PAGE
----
Tuesday, October 1, 2013

What Was It about Ezra?

Wow, what was it about Old Testament Ezra? The authorities granted Ezra’s every request, ‟for the hand of the Lord his God was upon him” (Ezra 7:6). Ezra set his heart to study the Law of the Lord, and to do it and to teach [God’s] statutes and rules” (verses 9-10). 

My prayer is that God’s people - especially Christian leaders - will pursue and spread the statutes and principles outlined in the Bible with the passion of Ezra. I pray Gods people will be given the grace to trust that the good hand of God” will be on them. As Jesus said:



. . . do not be anxious, saying, ‘What shall we eat?’ 
or ‘What shall we drink?’ or ‘What shall we wear?’ . . . 
But seek first the kingdom of God and his righteousness, 
and all these things will be added to you. Matthew 6:31, 33

Tuesday, June 18, 2013

DEADLY OBEDIENCE

Obedience to authority can be a deadly cop-out if and when it contradicts God's instructions. I Kings 13:1-24 tells of a young prophet and his reward. Sent by God to deliver a specific message to an evil king and then leave without delay by a different route, the prophet did almost everything God had instructed him to do.

This young prophet stood up to a king, but failed to obey God when he was challenged by a fellow man of God like himself (read verses 11-18). The authority figure who tripped the young prophet was an older prophet who spoke with the voice of experience. The young man surely felt safe deferring to a superior, but paid dearly for blind obedience.

There is no substitute for direct obedience to God's word. No matter how convenient it is to fall in line with authority, whether in Christian ministry, at work, or at home, we must first and always remain accountable to God's principles laid out in the Bible. We must measure human authority against God's specific instructions and guiding principles.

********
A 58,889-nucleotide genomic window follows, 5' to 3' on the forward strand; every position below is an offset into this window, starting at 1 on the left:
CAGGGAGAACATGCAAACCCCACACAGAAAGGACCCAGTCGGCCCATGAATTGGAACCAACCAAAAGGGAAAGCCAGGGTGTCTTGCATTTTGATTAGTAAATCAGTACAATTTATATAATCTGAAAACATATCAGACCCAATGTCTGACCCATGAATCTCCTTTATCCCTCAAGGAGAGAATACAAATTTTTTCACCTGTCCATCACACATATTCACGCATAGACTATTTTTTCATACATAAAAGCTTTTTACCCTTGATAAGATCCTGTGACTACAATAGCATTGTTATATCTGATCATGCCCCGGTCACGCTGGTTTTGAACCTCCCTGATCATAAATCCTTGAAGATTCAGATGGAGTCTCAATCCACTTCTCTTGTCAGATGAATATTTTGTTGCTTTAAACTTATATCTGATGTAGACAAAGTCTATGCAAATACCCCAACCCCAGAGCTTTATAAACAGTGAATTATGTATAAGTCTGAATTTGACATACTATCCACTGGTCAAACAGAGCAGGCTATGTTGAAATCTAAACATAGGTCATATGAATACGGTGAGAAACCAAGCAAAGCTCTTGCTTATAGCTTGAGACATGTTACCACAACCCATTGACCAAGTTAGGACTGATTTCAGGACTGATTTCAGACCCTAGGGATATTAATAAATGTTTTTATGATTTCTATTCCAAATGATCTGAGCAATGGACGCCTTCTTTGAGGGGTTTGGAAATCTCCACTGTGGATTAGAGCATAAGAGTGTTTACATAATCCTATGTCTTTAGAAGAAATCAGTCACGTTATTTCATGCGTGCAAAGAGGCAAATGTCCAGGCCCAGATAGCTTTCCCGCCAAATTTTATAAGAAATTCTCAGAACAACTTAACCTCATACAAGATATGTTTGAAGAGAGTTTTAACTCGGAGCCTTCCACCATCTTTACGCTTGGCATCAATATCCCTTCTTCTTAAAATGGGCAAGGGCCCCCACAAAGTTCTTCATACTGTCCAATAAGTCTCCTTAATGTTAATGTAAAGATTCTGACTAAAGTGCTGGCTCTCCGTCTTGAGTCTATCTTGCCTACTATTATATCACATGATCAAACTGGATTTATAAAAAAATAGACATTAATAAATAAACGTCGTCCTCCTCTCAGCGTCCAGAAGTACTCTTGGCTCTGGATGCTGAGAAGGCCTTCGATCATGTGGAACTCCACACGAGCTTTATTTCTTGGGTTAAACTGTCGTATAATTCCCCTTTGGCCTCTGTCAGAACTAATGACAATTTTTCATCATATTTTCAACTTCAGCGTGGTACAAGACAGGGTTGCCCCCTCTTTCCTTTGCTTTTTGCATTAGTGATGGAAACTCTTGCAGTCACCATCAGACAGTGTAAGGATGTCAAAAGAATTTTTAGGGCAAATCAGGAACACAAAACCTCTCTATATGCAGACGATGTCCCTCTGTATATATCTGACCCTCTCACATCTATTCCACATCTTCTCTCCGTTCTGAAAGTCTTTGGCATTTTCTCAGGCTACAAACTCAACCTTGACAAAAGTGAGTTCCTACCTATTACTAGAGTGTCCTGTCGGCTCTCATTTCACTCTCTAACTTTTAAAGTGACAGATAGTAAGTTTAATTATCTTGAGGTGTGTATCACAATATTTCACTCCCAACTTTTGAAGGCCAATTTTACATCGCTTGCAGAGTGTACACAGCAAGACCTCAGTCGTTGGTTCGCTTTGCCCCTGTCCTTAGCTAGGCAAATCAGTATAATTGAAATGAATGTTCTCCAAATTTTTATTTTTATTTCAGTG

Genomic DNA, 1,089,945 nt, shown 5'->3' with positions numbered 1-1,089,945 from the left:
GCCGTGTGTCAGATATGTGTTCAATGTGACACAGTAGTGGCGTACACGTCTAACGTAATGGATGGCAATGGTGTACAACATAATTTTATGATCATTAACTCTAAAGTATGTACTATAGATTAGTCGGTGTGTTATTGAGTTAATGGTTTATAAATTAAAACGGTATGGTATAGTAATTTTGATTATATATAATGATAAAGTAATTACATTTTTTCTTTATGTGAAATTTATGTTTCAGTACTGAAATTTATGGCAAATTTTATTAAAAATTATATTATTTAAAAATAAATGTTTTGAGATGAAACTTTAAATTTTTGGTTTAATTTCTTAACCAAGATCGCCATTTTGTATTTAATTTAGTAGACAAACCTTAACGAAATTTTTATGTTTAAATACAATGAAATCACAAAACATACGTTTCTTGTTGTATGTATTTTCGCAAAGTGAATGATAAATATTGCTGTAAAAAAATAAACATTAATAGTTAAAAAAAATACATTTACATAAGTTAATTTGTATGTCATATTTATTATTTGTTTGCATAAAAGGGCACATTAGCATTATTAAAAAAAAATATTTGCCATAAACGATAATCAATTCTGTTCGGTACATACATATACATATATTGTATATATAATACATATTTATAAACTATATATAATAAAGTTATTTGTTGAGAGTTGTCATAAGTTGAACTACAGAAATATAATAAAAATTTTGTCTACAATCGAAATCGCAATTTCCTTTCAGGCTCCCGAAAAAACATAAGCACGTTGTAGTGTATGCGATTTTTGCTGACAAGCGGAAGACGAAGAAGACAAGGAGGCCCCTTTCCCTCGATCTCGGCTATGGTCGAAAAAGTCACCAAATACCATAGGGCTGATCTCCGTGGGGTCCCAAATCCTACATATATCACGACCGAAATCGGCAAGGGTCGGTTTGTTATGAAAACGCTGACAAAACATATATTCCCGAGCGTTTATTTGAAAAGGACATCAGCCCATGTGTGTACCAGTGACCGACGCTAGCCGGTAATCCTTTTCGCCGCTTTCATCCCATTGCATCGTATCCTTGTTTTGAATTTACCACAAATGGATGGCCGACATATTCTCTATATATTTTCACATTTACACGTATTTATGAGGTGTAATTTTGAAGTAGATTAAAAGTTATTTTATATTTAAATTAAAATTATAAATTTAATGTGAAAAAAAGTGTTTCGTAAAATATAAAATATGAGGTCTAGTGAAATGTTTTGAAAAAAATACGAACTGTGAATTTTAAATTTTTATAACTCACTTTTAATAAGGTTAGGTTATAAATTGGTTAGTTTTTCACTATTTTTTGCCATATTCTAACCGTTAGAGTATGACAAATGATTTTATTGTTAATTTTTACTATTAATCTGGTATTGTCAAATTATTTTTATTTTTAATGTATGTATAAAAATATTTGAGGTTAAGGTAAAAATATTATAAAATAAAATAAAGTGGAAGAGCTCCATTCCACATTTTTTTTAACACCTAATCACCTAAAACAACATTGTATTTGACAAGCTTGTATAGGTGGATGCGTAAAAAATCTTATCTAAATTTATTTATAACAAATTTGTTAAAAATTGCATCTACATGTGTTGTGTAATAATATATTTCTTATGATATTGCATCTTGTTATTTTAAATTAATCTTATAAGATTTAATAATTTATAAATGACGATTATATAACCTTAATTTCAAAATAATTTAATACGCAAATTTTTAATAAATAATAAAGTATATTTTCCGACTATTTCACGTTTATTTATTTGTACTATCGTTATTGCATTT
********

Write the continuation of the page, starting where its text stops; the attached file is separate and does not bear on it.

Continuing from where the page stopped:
This is my prayer:

Whether you turn to the right or to the left,
your ears will hear a voice behind you, saying,
"This is the way; walk in it." - Isaiah 30:21

Condensed from "Cop-Out Obedience," published here May 8, 2009. 

Monday, January 7, 2013

Read Your Bible


If [God] tears down, none can rebuild; 
if he shuts a man in, none can open. 
If he withholds the waters, they dry up;
    if he sends them out, they overwhelm the land.
With him are strength and sound wisdom;
    the deceived and the deceiver are his.
Job 12:14-16


Christians ostensibly care what the Bible says; we pride ourselves on living "by the book," and hold it to be our highest and most reliable source of truth in this modern information age. Christian, are you getting the truth in you? You'll miss out if you skim the surface looking for the "good stuff," or sit in church waiting to be spoon-fed. The book of Job is a classic example of unclaimed treasure. Unless you dig in and read through the entire collection of work in this unified anthology we call the Bible, you are going to miss it.

Christian, you say you believe the Bible. Do you also like to say you believe in the power of prayer? I do. The words above, poetry of one whose world was turned topsy turvy, work their way into my prayers on a regular basis, especially when the events of the day leave a heavy question mark hanging over my head (and they often do). When I feel my hands are tied and all I can do is pray, I can be glad! God proves true to the description above, and can be trusted to bring balance, put things in order, and set things straight. 

From Day 6 (see Hard Copy Reading Plan at right). Don't miss out; read your Bible

Saturday, December 29, 2012

Too Much to Ask?